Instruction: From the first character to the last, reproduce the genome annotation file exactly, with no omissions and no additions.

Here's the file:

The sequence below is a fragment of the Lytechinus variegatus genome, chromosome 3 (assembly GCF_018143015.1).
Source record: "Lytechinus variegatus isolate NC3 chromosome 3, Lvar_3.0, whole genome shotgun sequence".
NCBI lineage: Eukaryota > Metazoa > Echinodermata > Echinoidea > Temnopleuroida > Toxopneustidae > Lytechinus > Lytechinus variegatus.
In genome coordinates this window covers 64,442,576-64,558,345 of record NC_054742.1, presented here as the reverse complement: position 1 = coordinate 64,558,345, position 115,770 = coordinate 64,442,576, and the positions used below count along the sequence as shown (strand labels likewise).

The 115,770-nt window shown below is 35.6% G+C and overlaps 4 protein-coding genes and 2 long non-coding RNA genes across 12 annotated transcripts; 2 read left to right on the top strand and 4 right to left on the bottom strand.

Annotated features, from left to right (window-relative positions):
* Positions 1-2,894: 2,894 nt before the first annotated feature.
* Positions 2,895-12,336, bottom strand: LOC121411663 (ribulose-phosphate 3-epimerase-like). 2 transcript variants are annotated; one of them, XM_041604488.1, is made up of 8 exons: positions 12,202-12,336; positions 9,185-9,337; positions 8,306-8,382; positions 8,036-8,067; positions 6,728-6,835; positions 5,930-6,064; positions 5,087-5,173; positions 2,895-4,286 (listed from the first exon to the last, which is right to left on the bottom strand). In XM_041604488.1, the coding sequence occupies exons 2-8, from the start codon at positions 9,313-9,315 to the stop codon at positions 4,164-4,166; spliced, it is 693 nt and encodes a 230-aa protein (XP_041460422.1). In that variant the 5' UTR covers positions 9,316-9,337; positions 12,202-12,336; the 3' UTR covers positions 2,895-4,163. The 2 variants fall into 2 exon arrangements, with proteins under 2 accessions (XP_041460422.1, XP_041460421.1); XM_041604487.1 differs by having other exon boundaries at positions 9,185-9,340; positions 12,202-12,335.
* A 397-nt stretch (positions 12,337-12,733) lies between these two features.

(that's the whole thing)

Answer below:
The sequence below is a fragment of the Lytechinus variegatus genome, chromosome 3 (assembly GCF_018143015.1).
Source record: "Lytechinus variegatus isolate NC3 chromosome 3, Lvar_3.0, whole genome shotgun sequence".
NCBI lineage: Eukaryota > Metazoa > Echinodermata > Echinoidea > Temnopleuroida > Toxopneustidae > Lytechinus > Lytechinus variegatus.
In genome coordinates this window covers 64,442,576-64,558,345 of record NC_054742.1, presented here as the reverse complement: position 1 = coordinate 64,558,345, position 115,770 = coordinate 64,442,576, and the positions used below count along the sequence as shown (strand labels likewise).

The 115,770-nt window shown below is 35.6% G+C and overlaps 4 protein-coding genes and 2 long non-coding RNA genes across 12 annotated transcripts; 2 read left to right on the top strand and 4 right to left on the bottom strand.

Annotated features, from left to right (window-relative positions):
* Positions 1-2,894: 2,894 nt before the first annotated feature.
* Positions 2,895-12,336, bottom strand: LOC121411663 (ribulose-phosphate 3-epimerase-like). 2 transcript variants are annotated; one of them, XM_041604488.1, is made up of 8 exons: positions 12,202-12,336; positions 9,185-9,337; positions 8,306-8,382; positions 8,036-8,067; positions 6,728-6,835; positions 5,930-6,064; positions 5,087-5,173; positions 2,895-4,286 (listed from the first exon to the last, which is right to left on the bottom strand). In XM_041604488.1, the coding sequence occupies exons 2-8, from the start codon at positions 9,313-9,315 to the stop codon at positions 4,164-4,166; spliced, it is 693 nt and encodes a 230-aa protein (XP_041460422.1). In that variant the 5' UTR covers positions 9,316-9,337; positions 12,202-12,336; the 3' UTR covers positions 2,895-4,163. The 2 variants fall into 2 exon arrangements, with proteins under 2 accessions (XP_041460422.1, XP_041460421.1); XM_041604487.1 differs by having other exon boundaries at positions 9,185-9,340; positions 12,202-12,335.
* A 397-nt stretch (positions 12,337-12,733) lies between these two features.